‘Forgive me’: Newsom apologizes for saying ‘gangs’ while touring LA’s ‘third-world’ cityscape

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(Video Credit: KCRA News)

California Gov. Gavin Newsom visited the Union Pacific railroad in Los Angeles on Thursday for a gratuitous photo-op that showed him cleaning up the scene where a train was looted and then proceeded to blame “gangs” for the crime, only to apologize and call them “groups” instead.

“I’m asking myself, what the hell is going on? We look like a third-world country,” Newsom said to reporters, according to Politico.

The Democratic governor told reporters that his office has devised a plan to stop the “organized gangs” of criminals before quickly apologizing for using the term “gangs.”

“This is not one-off. This is organized theft,” he remarked. “These are organized gangs of people that are coming out, and forgive me for saying gangs, that’s not a pejorative. “

“’There’s a burden of responsibility and all of us share that, and that’s why I’m here,’ Newsom asserted. “‘I don’t think anyone particularly cares about who to blame*, I think they care about what we’re going to do,'” Politico reporter Jeremy B. White tweeted. “’My frustration with this in particular is the images look like a third-world country,’ repeats @GavinNewsom, clearly concerned about how California is perceived.”

Newsom’s concern over offending gang members struck many as odd, especially considering the monumental circumstances.

Newsom visited the site following a string of organized train robberies where thousands of packages are said to have been stolen in the past several months. Theft spiked so radically that it prompted Union Pacific to write an urgent letter to Los Angeles District Attorney George Gascon blaming the rise in crime on his no-cash bail policy.

The letter, which was dated Dec. 20, 2020, indicated that “on average, over 90 containers are compromised per day.” It also noted a 160 percent increase in criminal rail theft in Dec. 2020 and a 356 percent increase from Oct. 2020 to Oct. 2021.

In addition, the letter stated that over 100 arrests have been made in connection to train vandalism, with the Los Angeles Police Department, Los Angeles County Sheriff’s Department, and California Highway Patrol getting involved in the cases.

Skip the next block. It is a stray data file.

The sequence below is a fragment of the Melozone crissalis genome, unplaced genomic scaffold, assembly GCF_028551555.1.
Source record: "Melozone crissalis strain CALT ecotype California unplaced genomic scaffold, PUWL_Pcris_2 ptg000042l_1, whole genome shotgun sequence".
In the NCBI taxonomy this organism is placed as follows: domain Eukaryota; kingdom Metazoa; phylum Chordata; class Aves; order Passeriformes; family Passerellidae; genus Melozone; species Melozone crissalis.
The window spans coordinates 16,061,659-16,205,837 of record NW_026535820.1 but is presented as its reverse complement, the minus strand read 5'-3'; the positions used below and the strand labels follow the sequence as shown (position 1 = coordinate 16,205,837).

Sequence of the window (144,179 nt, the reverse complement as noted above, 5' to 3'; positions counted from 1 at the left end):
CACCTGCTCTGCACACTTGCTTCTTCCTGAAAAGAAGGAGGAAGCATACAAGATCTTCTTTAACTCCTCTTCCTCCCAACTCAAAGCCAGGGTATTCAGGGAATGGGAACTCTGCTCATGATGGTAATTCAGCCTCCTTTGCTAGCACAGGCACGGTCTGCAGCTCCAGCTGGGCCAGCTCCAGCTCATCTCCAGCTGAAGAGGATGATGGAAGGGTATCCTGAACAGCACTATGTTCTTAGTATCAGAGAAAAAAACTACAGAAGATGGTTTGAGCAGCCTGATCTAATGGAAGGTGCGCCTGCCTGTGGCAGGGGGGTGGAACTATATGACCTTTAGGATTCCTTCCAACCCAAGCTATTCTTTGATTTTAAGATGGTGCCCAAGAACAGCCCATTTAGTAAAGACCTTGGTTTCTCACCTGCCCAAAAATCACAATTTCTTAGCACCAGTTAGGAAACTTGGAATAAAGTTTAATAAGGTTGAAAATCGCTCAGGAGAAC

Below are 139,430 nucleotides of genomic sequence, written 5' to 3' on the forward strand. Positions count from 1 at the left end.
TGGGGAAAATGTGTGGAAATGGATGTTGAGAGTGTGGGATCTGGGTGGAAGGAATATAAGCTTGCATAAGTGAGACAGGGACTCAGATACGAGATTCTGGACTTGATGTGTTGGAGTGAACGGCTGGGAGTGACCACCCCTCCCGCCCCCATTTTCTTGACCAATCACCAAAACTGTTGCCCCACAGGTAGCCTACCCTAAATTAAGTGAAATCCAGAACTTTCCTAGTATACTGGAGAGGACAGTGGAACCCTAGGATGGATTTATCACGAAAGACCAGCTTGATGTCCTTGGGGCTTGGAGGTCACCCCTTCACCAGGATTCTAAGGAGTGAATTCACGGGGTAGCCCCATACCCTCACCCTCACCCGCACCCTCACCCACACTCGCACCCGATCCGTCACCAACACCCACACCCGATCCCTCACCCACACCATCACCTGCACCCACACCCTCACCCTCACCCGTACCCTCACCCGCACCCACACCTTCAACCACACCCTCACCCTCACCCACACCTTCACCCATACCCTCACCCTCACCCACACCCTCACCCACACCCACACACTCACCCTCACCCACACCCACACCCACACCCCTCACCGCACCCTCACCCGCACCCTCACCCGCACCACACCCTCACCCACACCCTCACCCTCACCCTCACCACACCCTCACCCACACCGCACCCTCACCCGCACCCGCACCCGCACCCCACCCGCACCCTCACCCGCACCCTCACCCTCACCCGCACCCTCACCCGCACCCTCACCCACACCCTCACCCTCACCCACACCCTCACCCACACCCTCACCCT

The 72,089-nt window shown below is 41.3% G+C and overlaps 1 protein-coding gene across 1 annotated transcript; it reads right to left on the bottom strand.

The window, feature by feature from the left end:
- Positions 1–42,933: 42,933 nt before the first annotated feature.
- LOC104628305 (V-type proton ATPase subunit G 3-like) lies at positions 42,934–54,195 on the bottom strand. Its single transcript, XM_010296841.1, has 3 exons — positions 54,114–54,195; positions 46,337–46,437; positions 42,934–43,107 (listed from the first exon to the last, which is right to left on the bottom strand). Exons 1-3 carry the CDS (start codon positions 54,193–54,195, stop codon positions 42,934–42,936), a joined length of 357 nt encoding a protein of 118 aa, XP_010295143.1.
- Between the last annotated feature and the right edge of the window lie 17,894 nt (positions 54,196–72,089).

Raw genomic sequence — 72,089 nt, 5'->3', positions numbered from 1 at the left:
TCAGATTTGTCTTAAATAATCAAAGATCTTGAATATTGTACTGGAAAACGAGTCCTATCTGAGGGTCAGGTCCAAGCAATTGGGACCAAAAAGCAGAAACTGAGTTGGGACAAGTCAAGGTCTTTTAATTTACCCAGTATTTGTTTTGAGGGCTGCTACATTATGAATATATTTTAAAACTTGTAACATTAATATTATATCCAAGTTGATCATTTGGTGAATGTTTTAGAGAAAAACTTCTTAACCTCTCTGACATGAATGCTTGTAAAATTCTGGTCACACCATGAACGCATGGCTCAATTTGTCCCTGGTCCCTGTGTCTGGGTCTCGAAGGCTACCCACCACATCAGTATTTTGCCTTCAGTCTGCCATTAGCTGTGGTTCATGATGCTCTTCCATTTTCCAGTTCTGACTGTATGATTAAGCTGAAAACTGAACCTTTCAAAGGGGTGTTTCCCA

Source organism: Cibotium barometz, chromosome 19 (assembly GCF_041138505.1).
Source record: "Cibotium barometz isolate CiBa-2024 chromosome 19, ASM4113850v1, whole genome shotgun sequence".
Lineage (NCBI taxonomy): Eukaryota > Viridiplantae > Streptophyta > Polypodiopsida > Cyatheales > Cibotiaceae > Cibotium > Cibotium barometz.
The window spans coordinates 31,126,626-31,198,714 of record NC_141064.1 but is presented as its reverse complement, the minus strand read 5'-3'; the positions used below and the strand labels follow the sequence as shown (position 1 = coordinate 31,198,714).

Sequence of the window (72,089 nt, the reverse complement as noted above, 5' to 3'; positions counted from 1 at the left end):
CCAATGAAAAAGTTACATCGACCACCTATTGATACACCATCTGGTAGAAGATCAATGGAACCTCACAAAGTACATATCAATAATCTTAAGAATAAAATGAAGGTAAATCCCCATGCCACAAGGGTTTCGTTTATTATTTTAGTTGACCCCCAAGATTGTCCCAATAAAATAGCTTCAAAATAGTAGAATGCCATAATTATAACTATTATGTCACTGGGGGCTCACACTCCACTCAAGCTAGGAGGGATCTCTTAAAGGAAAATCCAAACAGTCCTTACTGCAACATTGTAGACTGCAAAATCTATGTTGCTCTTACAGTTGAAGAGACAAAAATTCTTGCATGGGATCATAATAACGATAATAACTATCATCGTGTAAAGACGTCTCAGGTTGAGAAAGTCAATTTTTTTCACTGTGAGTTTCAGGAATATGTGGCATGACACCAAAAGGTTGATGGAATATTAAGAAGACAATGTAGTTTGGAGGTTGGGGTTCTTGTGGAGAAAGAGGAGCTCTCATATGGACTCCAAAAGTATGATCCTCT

“Even with all the arrests made, the no-cash bail policy and extended timeframe for suspects to appear in court is causing re-victimization to [Union Pacific] by these same criminals,” the letter points out. “Without any judicial deterrence or consequence, it is no surprise that over the past year [Union Pacific] has witnessed the significant increase in criminal rail theft described above.”

The district attorney’s office responded to the letter and released a statement to CBS Los Angeles investigative reporter Kristine Lazar, who shared the statement on Twitter.

The district attorney’s office claims they are working with law enforcement to “ensure safety” and are “making charging decisions based on evidence.”

Lupe Valdez, who is a spokeswoman for Union Pacific said the situation was “just unheard of” and that consumers are “paying the price,” according to CBS Los Angeles.

Newsom also announced a state-level initiative that will ostensibly combat the threat of rail theft and assist Union Pacific in cleaning up the area.

“Caltrans crews will assist Union Pacific in their efforts over the next few days to clean up the impacted area,” his office stated in a press release. “Additionally, the California Highway Patrol will continue its efforts to coordinate with local law enforcement to help prevent theft on railways in Los Angeles.”

Newsom stated that 280 people have been arrested and more are being sought for the theft through the help of the newly formed retail task force and law enforcement. The stolen packages are from retailers including Amazon, REI, and many others.

“A lot of this stuff ends up on platforms you shop on. I promise you, all of you. Some of you have bought some of this stuff that was not in those boxes because they ended up on some online platform at a remarkably discounted price. Did you ever ask yourself how anyone makes money at that remarkably discounted price? Across the spectrum, we have to do a better job,” the governor admonished.

“What has happened on this stretch of the Union Pacific railroad is unacceptable,” Newsom declared. “We are committed to an all-of-government approach to prevent thefts, prosecute the criminals involved, and clean up local communities.”

Unfortunately, after the criminals are arrested, charges are usually reduced to a misdemeanor and the thieves are back on the streets in less than 24 hours able to loot again.

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